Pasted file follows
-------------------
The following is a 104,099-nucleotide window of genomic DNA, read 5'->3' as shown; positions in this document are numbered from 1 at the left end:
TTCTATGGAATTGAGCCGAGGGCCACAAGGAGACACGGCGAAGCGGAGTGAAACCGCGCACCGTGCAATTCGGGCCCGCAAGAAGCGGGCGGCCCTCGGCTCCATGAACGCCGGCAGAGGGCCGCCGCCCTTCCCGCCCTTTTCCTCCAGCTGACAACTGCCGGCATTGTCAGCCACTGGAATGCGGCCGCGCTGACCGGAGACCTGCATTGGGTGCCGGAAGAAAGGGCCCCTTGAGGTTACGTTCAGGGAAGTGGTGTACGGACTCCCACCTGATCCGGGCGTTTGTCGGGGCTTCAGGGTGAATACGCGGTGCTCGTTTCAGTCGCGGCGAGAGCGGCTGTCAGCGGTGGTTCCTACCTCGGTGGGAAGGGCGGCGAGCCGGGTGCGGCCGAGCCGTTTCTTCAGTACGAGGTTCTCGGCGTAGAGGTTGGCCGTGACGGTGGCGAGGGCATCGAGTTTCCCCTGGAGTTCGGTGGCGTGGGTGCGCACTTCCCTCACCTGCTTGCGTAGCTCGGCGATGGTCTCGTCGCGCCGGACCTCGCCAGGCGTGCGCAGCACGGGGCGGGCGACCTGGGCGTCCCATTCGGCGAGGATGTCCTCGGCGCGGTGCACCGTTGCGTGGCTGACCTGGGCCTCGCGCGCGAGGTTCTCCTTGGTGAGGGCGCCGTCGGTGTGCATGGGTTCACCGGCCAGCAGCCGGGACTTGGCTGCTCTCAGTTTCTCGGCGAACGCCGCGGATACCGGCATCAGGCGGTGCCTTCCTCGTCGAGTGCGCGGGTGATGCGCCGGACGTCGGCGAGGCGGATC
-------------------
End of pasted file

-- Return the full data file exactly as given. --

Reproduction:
The following is a 104,099-nucleotide window of genomic DNA, read 5'->3' as shown; positions in this document are numbered from 1 at the left end:
TTCTATGGAATTGAGCCGAGGGCCACAAGGAGACACGGCGAAGCGGAGTGAAACCGCGCACCGTGCAATTCGGGCCCGCAAGAAGCGGGCGGCCCTCGGCTCCATGAACGCCGGCAGAGGGCCGCCGCCCTTCCCGCCCTTTTCCTCCAGCTGACAACTGCCGGCATTGTCAGCCACTGGAATGCGGCCGCGCTGACCGGAGACCTGCATTGGGTGCCGGAAGAAAGGGCCCCTTGAGGTTACGTTCAGGGAAGTGGTGTACGGACTCCCACCTGATCCGGGCGTTTGTCGGGGCTTCAGGGTGAATACGCGGTGCTCGTTTCAGTCGCGGCGAGAGCGGCTGTCAGCGGTGGTTCCTACCTCGGTGGGAAGGGCGGCGAGCCGGGTGCGGCCGAGCCGTTTCTTCAGTACGAGGTTCTCGGCGTAGAGGTTGGCCGTGACGGTGGCGAGGGCATCGAGTTTCCCCTGGAGTTCGGTGGCGTGGGTGCGCACTTCCCTCACCTGCTTGCGTAGCTCGGCGATGGTCTCGTCGCGCCGGACCTCGCCAGGCGTGCGCAGCACGGGGCGGGCGACCTGGGCGTCCCATTCGGCGAGGATGTCCTCGGCGCGGTGCACCGTTGCGTGGCTGACCTGGGCCTCGCGCGCGAGGTTCTCCTTGGTGAGGGCGCCGTCGGTGTGCATGGGTTCACCGGCCAGCAGCCGGGACTTGGCTGCTCTCAGTTTCTCGGCGAACGCCGCGGATACCGGCATCAGGCGGTGCCTTCCTCGTCGAGTGCGCGGGTGATGCGCCGGACGTCGGCGAGGCGGATC